The Department of Physics and Astronomy and Department of Aerospace Engineering at Texas A&M University invite audiences across Texas to get up-close and personal with science and technology next month at the 2014 Physics & Engineering Festival, an entertaining and informative weekend scientific extravaganza for all ages.
No fees or tickets are required for the free annual event, scheduled for Saturday, March 22, from 10 a.m. to 6 p.m. at the George P. Mitchell ’40 Physics Building on the Texas A&M campus.
Activities will begin at 10 a.m. with hands-on science exhibitions and engineering technology demonstrations and conclude with a 5 p.m. public lecture by internationally recognized astronomer and author of Slate magazine’s Bad Astronomy blog Dr. Phil Plait about his most recent book, “Death from the Skies!”
Throughout the day, participants are encouraged to unleash their inner scientists aboard a square-wheeled bicycle, run through a pool of cornstarch, and try their hands at generating electricity or shooting balloons with lasers — four of the more than 100 fun experiments and displays illustrating basic scientific and engineering technology-related concepts and principles. All exhibits are manned by Texas A&M faculty, staff and students. The Departments of Physics and Astronomy and Aerospace Engineering will be joined by representatives from the Departments of Chemistry, Mathematics, Atmospheric Sciences, and Biochemistry and Biophysics.
For the second consecutive year, the festival will showcase dozens of exciting new demonstrations built by student teams affiliated with the university-funded DEEP (Discover, Explore and Enjoy Physics and Engineering) Program. More than 60 DEEP students were involved in creating the new demos, and many will be on hand to present their work.
In addition to exhibits, the daylong festival will feature three fantastic performances of the Science Circus (11 a.m., 1 p.m., 2:30 p.m.) by physics showman Rhys Thomas, who teaches Newtonian physics through a rare blend of science, comedy and circus arts in a performance often compared to a Pixar movie. Attendees also will have the opportunity to meet NASA astronaut and professor Dr. Gregory Chamitoff, a former flight engineer and science officer aboard the International Space Station who in 2011 performed the final spacewalk of the overall Space Shuttle Program, as well as Nobel Prize-winning Texas A&M physicists Dr. Dudley R. Herschbach and Dr. David M. Lee in three successive lecture sessions scheduled for 11 a.m., 1 p.m. and 2 p.m., respectively, in the Stephen W. Hawking Auditorium.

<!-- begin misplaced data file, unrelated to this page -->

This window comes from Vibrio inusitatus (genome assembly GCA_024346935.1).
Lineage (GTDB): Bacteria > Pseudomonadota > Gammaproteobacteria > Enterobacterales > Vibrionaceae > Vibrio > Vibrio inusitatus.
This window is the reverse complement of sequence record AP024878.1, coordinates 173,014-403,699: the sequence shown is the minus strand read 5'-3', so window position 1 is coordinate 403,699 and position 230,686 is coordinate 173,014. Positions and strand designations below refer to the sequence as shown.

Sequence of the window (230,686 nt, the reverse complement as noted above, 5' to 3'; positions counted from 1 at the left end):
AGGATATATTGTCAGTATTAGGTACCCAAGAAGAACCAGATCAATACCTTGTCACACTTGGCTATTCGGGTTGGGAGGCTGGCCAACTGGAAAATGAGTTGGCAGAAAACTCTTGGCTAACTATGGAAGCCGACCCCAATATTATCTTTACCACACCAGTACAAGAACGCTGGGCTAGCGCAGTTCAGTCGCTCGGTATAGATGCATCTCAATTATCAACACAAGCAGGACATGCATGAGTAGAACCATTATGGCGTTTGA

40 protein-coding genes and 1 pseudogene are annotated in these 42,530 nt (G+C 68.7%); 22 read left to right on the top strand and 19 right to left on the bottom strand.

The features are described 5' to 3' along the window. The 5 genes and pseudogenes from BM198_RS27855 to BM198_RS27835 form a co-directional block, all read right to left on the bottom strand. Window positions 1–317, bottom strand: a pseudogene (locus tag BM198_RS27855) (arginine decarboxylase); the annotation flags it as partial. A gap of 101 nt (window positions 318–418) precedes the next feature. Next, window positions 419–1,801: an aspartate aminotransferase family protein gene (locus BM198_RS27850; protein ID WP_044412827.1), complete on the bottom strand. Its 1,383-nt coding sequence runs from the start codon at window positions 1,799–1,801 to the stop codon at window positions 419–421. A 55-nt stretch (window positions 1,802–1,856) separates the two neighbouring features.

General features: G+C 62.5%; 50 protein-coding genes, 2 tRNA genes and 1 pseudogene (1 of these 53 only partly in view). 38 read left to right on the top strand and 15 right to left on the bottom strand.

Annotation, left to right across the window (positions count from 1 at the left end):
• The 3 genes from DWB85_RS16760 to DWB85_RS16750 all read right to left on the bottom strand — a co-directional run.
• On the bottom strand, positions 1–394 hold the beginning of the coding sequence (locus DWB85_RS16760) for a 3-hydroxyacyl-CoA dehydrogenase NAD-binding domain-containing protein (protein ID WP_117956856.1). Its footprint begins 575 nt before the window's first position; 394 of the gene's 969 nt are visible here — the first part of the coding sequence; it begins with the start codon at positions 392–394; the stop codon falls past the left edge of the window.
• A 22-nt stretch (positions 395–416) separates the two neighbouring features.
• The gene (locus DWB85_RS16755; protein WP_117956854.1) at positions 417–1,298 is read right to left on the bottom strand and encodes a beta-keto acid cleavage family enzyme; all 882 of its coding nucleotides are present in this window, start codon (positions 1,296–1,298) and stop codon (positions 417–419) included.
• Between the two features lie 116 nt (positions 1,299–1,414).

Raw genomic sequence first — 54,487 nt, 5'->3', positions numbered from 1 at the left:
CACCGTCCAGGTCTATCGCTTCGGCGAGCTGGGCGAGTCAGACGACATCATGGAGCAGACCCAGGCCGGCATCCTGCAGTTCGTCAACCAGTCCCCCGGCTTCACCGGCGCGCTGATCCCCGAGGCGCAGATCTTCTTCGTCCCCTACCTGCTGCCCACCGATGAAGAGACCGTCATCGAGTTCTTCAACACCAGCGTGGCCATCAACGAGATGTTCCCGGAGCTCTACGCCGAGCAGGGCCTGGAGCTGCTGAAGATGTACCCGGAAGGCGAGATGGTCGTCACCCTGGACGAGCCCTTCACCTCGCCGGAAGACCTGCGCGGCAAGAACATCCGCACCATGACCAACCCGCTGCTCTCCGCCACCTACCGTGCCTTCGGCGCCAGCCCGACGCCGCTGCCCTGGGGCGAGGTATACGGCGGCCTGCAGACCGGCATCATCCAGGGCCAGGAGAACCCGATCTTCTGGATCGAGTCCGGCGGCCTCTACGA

At 5 p.m., Plait will close out the festivities with a keynote presentation based on his 2008 book, “Death from the Skies!” in the primary lecture hall of the Mitchell Physics Building. Plait, a well-known astronomer, writer and science advocate who worked on the Hubble Space Telescope, will discuss the various ways in which the human race could be rendered extinct by astronomical phenomena — asteroid impacts, supernovae explosions, solar flares and gamma ray bursts — and also explain the science behind each possibility.
Prior to Saturday’s events, Dr. Carter Emmart, director of astrovisualization at the American Museum of Natural History, will deliver a free public lecture, “We Are the 4%!” on Friday (March 21) at 7 p.m. in the Hawking Auditorium. Tickets are not required for the event, in which Emmart will demonstrate the Digital Universe 3D Atlas, the same software he developed for use in the museum’s world-famous Hayden Planetarium. Emmart also will show clips from their recent production “Dark Universe” detailing how we now know so much more than meets both eye and instrument about the known universe, which amounts only to roughly four percent of it.
All events are sponsored by a Texas A&M Tier One Program (TOP) grant, the Department of Physics and Astronomy, the Department of Aerospace Engineering, the George P. and Cynthia Woods Mitchell Institute for Fundamental Physics and Astronomy, and the Texas A&M College of Science. The event is an affiliate festival of the 4th annual USA Science and Engineering Festival.
For the latest details regarding the 2014 Physics & Engineering Festival, including event directions and parking information, please visit http://physicsfestival.tamu.edu.
Watch a video glimpse of what to expect at the 2014 Physics & Engineering Festival on You Tube:
Contact: Shana K. Hutchins, (979) 862-1237 or firstname.lastname@example.org